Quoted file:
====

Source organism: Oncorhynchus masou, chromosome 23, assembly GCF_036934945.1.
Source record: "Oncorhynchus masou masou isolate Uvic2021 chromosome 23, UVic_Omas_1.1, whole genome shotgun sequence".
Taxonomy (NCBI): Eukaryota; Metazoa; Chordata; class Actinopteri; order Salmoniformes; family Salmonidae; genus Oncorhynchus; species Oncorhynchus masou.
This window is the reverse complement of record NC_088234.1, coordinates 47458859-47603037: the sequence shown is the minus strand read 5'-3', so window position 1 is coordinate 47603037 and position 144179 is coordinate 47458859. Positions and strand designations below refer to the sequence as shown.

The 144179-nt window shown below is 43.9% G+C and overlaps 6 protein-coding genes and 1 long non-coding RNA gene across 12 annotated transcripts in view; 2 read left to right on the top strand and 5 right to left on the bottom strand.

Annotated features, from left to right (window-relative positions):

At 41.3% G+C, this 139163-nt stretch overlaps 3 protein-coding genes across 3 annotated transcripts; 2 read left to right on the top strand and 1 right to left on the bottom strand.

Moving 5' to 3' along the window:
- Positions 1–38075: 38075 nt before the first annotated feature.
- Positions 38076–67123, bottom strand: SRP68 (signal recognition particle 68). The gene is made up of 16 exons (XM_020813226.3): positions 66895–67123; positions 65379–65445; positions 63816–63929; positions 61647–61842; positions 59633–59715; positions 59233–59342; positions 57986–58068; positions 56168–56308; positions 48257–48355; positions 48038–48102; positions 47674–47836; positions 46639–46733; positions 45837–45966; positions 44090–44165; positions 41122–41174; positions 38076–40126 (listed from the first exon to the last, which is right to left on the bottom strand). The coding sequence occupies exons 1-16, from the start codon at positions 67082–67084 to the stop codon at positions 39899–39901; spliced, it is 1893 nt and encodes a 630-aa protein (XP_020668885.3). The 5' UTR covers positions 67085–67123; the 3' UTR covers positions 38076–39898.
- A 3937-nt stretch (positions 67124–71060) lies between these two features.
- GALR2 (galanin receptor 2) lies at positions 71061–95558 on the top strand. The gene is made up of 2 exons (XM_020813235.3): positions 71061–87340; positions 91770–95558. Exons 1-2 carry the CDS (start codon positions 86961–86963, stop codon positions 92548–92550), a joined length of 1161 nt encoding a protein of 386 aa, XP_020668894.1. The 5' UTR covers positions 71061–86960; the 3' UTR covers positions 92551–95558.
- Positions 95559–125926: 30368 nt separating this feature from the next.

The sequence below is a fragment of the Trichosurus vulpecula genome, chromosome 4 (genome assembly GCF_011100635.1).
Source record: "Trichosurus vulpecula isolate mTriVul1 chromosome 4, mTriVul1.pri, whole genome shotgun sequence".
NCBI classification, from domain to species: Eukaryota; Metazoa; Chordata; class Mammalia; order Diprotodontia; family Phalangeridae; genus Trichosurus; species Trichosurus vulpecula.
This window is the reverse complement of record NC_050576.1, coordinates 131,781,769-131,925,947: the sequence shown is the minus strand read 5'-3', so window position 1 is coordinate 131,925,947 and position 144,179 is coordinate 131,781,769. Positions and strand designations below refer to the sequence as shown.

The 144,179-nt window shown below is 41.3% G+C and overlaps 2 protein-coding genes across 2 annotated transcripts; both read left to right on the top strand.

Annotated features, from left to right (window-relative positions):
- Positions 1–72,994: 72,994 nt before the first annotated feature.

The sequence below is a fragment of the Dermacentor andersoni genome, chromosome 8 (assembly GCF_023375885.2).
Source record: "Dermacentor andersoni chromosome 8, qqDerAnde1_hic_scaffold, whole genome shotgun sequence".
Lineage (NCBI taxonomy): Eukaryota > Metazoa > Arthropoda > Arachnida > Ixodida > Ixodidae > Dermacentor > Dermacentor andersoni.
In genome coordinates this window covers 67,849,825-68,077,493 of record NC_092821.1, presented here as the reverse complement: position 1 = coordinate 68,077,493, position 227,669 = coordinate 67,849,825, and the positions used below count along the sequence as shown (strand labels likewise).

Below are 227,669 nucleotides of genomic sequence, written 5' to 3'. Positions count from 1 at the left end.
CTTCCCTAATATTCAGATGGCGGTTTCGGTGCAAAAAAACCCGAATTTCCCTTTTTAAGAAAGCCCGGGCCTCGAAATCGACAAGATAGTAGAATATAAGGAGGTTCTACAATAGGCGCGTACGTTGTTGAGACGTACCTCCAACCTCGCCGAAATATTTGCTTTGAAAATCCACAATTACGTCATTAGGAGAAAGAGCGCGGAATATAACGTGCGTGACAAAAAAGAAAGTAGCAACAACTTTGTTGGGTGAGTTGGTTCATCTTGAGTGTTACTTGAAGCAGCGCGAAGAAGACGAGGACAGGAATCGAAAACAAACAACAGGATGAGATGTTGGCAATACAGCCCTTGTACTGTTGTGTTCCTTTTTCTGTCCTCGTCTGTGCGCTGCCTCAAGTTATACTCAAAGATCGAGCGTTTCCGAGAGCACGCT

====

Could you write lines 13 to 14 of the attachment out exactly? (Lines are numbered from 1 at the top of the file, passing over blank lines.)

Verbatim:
- Positions 95559–125926: 30368 nt separating this feature from the next.

The sequence below is a fragment of the Trichosurus vulpecula genome, chromosome 4 (genome assembly GCF_011100635.1).